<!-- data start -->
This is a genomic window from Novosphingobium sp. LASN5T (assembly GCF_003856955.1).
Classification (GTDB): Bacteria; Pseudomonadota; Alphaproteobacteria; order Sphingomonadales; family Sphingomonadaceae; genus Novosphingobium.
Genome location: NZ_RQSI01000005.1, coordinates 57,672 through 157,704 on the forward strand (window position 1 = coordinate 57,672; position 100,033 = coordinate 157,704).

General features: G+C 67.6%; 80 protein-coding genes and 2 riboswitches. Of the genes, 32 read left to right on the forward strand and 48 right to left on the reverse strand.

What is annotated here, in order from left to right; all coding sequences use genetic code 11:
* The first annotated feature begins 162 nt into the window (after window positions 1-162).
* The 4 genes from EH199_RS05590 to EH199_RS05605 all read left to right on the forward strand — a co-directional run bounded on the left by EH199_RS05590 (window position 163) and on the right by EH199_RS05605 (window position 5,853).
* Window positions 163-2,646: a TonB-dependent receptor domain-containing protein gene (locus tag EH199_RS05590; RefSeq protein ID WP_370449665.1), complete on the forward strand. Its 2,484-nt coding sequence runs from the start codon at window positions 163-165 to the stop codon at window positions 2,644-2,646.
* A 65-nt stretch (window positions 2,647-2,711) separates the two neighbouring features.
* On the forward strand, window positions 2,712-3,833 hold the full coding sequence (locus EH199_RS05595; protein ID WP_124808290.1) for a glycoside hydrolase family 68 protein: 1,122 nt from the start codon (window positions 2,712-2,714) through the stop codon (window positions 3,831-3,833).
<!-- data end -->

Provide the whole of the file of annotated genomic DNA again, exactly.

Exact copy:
This is a genomic window from Novosphingobium sp. LASN5T (assembly GCF_003856955.1).
Classification (GTDB): Bacteria; Pseudomonadota; Alphaproteobacteria; order Sphingomonadales; family Sphingomonadaceae; genus Novosphingobium.
Genome location: NZ_RQSI01000005.1, coordinates 57,672 through 157,704 on the forward strand (window position 1 = coordinate 57,672; position 100,033 = coordinate 157,704).

General features: G+C 67.6%; 80 protein-coding genes and 2 riboswitches. Of the genes, 32 read left to right on the forward strand and 48 right to left on the reverse strand.

What is annotated here, in order from left to right; all coding sequences use genetic code 11:
* The first annotated feature begins 162 nt into the window (after window positions 1-162).
* The 4 genes from EH199_RS05590 to EH199_RS05605 all read left to right on the forward strand — a co-directional run bounded on the left by EH199_RS05590 (window position 163) and on the right by EH199_RS05605 (window position 5,853).
* Window positions 163-2,646: a TonB-dependent receptor domain-containing protein gene (locus tag EH199_RS05590; RefSeq protein ID WP_370449665.1), complete on the forward strand. Its 2,484-nt coding sequence runs from the start codon at window positions 163-165 to the stop codon at window positions 2,644-2,646.
* A 65-nt stretch (window positions 2,647-2,711) separates the two neighbouring features.
* On the forward strand, window positions 2,712-3,833 hold the full coding sequence (locus EH199_RS05595; protein ID WP_124808290.1) for a glycoside hydrolase family 68 protein: 1,122 nt from the start codon (window positions 2,712-2,714) through the stop codon (window positions 3,831-3,833).